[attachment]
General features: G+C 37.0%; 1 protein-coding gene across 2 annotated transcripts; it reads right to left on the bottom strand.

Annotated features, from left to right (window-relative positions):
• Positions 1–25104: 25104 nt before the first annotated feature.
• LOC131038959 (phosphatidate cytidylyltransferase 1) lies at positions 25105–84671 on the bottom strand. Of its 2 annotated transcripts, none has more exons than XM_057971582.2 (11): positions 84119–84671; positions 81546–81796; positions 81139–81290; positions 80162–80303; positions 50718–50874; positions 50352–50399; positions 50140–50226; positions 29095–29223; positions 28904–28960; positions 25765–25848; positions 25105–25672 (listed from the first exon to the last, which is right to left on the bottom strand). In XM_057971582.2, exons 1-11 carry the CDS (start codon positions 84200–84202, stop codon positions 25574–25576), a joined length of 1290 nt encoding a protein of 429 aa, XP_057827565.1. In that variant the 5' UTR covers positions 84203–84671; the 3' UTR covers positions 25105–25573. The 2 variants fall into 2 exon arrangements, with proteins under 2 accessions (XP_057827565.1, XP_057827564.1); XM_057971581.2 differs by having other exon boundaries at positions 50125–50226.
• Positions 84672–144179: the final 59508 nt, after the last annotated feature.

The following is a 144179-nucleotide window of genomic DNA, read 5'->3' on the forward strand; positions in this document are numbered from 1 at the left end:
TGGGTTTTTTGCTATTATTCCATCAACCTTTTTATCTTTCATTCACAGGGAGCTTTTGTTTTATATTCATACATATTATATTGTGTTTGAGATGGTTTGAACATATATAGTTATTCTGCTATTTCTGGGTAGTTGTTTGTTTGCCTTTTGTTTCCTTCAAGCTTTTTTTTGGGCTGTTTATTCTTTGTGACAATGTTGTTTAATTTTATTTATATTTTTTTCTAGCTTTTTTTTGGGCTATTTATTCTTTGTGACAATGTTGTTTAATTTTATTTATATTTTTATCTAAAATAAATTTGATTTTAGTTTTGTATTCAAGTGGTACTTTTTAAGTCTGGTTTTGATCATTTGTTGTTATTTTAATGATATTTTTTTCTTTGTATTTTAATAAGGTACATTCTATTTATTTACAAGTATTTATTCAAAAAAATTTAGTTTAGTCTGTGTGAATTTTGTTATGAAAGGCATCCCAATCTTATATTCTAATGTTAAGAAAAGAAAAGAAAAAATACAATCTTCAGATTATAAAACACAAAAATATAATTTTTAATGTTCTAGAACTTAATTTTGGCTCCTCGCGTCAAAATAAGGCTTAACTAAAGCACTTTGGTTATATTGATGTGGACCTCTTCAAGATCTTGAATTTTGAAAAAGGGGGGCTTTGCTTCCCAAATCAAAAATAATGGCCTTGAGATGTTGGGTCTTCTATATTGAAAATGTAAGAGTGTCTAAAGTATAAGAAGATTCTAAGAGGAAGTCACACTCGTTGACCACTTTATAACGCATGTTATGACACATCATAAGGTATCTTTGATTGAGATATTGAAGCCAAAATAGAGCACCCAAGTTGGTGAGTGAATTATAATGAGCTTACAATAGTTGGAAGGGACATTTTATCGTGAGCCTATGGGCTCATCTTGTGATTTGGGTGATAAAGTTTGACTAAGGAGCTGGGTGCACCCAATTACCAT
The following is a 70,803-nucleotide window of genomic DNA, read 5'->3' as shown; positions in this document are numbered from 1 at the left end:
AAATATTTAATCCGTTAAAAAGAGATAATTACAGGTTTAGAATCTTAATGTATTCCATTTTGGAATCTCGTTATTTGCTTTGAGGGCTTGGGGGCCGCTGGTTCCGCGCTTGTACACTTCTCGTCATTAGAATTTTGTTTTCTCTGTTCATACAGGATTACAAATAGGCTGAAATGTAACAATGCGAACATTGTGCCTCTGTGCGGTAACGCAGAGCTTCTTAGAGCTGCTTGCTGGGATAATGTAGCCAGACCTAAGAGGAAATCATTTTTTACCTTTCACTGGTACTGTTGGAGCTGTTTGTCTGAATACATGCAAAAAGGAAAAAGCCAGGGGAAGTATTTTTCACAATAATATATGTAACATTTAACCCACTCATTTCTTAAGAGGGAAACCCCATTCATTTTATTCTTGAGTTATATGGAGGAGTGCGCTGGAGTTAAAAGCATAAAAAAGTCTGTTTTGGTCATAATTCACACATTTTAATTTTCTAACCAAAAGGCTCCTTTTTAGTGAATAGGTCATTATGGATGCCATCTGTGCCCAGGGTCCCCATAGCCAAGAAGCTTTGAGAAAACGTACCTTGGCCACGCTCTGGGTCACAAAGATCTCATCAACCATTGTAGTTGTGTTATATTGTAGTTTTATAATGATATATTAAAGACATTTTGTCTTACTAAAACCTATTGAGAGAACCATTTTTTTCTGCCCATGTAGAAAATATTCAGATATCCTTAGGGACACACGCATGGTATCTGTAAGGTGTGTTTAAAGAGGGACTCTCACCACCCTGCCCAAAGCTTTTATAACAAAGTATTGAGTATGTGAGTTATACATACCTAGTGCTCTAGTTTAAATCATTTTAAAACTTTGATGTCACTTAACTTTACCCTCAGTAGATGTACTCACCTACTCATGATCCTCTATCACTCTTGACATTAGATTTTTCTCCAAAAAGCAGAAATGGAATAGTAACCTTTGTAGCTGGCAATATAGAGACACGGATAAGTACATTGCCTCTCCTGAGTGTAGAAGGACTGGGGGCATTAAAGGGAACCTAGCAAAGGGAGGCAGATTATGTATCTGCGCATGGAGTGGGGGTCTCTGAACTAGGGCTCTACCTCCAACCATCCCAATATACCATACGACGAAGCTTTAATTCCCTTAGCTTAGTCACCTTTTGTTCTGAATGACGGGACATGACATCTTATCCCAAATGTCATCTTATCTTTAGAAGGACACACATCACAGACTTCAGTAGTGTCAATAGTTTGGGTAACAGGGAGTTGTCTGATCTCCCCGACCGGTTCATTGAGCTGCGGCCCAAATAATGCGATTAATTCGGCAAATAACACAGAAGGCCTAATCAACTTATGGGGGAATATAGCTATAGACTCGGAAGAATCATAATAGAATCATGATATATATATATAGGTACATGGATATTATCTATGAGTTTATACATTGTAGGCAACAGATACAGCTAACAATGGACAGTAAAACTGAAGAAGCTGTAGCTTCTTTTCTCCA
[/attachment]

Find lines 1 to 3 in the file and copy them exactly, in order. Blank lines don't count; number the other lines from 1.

General features: G+C 37.0%; 1 protein-coding gene across 2 annotated transcripts; it reads right to left on the bottom strand.

Annotated features, from left to right (window-relative positions):
• Positions 1–25104: 25104 nt before the first annotated feature.